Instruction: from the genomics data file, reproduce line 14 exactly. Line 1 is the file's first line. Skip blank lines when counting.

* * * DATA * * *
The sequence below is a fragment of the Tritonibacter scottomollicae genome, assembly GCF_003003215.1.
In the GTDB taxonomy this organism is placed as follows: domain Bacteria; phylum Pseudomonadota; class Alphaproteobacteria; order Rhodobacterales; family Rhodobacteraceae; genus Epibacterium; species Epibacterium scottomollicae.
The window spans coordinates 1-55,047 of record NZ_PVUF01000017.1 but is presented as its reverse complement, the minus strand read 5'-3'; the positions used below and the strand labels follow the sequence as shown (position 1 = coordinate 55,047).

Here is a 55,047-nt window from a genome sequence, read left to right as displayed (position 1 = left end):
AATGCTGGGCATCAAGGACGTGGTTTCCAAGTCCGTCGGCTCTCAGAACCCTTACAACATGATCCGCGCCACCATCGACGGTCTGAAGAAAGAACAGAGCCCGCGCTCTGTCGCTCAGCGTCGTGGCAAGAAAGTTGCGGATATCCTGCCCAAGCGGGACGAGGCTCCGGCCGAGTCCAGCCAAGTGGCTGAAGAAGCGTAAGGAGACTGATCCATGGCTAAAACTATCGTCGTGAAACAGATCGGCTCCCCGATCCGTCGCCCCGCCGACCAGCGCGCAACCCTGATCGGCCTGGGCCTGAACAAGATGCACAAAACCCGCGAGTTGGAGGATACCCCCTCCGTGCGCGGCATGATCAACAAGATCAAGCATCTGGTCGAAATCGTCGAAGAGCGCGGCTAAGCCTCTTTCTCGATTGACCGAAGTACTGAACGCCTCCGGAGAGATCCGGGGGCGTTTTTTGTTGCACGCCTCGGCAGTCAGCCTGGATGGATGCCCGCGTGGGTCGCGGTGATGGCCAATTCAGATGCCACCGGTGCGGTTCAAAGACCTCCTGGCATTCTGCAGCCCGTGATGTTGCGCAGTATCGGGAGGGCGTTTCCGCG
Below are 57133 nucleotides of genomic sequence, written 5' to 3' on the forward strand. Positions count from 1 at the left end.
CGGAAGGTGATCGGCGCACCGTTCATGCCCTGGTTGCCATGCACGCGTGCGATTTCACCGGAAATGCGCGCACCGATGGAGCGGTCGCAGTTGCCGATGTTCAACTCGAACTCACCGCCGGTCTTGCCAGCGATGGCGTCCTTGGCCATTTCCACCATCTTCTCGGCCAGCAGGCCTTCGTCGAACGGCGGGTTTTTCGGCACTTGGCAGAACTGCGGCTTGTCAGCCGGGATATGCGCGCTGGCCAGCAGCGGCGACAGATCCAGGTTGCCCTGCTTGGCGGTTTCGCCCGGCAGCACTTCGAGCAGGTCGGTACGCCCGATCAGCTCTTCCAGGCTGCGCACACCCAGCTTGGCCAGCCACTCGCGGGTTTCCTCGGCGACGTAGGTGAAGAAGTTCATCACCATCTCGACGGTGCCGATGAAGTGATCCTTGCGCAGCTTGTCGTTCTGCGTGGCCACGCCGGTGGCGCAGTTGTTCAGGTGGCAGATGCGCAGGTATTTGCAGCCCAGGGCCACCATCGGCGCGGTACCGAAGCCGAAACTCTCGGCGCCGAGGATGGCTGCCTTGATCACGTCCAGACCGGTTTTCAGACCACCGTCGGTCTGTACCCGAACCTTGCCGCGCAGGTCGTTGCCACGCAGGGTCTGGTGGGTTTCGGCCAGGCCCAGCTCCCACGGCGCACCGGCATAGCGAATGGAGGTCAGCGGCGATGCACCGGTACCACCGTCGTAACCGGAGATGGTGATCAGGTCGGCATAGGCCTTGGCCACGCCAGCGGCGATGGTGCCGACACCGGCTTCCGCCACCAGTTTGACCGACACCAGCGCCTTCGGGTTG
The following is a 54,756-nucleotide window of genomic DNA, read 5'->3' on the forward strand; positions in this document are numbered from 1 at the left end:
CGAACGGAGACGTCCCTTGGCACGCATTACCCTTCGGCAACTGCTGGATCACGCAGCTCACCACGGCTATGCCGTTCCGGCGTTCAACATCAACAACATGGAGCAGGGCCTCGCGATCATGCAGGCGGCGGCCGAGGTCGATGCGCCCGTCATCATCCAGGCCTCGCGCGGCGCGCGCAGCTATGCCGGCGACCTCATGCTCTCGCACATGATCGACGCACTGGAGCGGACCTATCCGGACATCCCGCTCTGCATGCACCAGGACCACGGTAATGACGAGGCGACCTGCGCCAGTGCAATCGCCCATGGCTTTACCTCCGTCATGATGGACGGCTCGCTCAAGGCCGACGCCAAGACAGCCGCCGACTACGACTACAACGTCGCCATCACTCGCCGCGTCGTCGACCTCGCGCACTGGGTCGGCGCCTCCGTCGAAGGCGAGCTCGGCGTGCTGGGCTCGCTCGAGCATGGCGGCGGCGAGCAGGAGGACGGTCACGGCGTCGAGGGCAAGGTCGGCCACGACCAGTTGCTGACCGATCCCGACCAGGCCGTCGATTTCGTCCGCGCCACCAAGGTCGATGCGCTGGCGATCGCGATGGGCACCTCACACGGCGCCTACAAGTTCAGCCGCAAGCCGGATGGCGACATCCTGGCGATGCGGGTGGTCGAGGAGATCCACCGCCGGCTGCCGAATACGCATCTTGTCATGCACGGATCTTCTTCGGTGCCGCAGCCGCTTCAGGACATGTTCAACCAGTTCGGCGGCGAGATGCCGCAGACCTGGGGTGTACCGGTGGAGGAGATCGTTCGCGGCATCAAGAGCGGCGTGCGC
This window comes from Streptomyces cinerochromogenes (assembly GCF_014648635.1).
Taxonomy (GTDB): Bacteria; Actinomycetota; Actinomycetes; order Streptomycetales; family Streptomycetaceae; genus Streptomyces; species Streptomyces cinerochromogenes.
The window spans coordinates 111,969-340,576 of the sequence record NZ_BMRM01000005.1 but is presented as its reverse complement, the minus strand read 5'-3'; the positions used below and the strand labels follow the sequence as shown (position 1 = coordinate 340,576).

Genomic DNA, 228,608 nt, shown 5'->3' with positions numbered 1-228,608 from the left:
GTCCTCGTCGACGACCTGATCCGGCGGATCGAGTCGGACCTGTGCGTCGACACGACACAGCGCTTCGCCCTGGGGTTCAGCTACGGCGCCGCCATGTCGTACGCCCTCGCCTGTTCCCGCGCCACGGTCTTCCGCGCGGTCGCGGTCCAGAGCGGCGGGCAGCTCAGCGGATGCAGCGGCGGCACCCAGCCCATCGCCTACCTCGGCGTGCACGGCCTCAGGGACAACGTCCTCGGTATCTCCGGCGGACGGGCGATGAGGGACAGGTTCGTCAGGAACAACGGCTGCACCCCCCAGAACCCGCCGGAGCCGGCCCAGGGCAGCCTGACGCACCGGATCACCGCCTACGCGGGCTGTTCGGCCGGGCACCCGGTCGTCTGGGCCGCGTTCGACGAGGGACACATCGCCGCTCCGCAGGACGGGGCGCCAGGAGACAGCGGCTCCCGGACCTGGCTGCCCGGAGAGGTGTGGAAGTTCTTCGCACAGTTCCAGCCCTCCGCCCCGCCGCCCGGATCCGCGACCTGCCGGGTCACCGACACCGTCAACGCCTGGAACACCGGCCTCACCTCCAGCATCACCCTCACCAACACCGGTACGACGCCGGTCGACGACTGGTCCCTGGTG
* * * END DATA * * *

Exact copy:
GTCCTCGTCGACGACCTGATCCGGCGGATCGAGTCGGACCTGTGCGTCGACACGACACAGCGCTTCGCCCTGGGGTTCAGCTACGGCGCCGCCATGTCGTACGCCCTCGCCTGTTCCCGCGCCACGGTCTTCCGCGCGGTCGCGGTCCAGAGCGGCGGGCAGCTCAGCGGATGCAGCGGCGGCACCCAGCCCATCGCCTACCTCGGCGTGCACGGCCTCAGGGACAACGTCCTCGGTATCTCCGGCGGACGGGCGATGAGGGACAGGTTCGTCAGGAACAACGGCTGCACCCCCCAGAACCCGCCGGAGCCGGCCCAGGGCAGCCTGACGCACCGGATCACCGCCTACGCGGGCTGTTCGGCCGGGCACCCGGTCGTCTGGGCCGCGTTCGACGAGGGACACATCGCCGCTCCGCAGGACGGGGCGCCAGGAGACAGCGGCTCCCGGACCTGGCTGCCCGGAGAGGTGTGGAAGTTCTTCGCACAGTTCCAGCCCTCCGCCCCGCCGCCCGGATCCGCGACCTGCCGGGTCACCGACACCGTCAACGCCTGGAACACCGGCCTCACCTCCAGCATCACCCTCACCAACACCGGTACGACGCCGGTCGACGACTGGTCCCTGGTG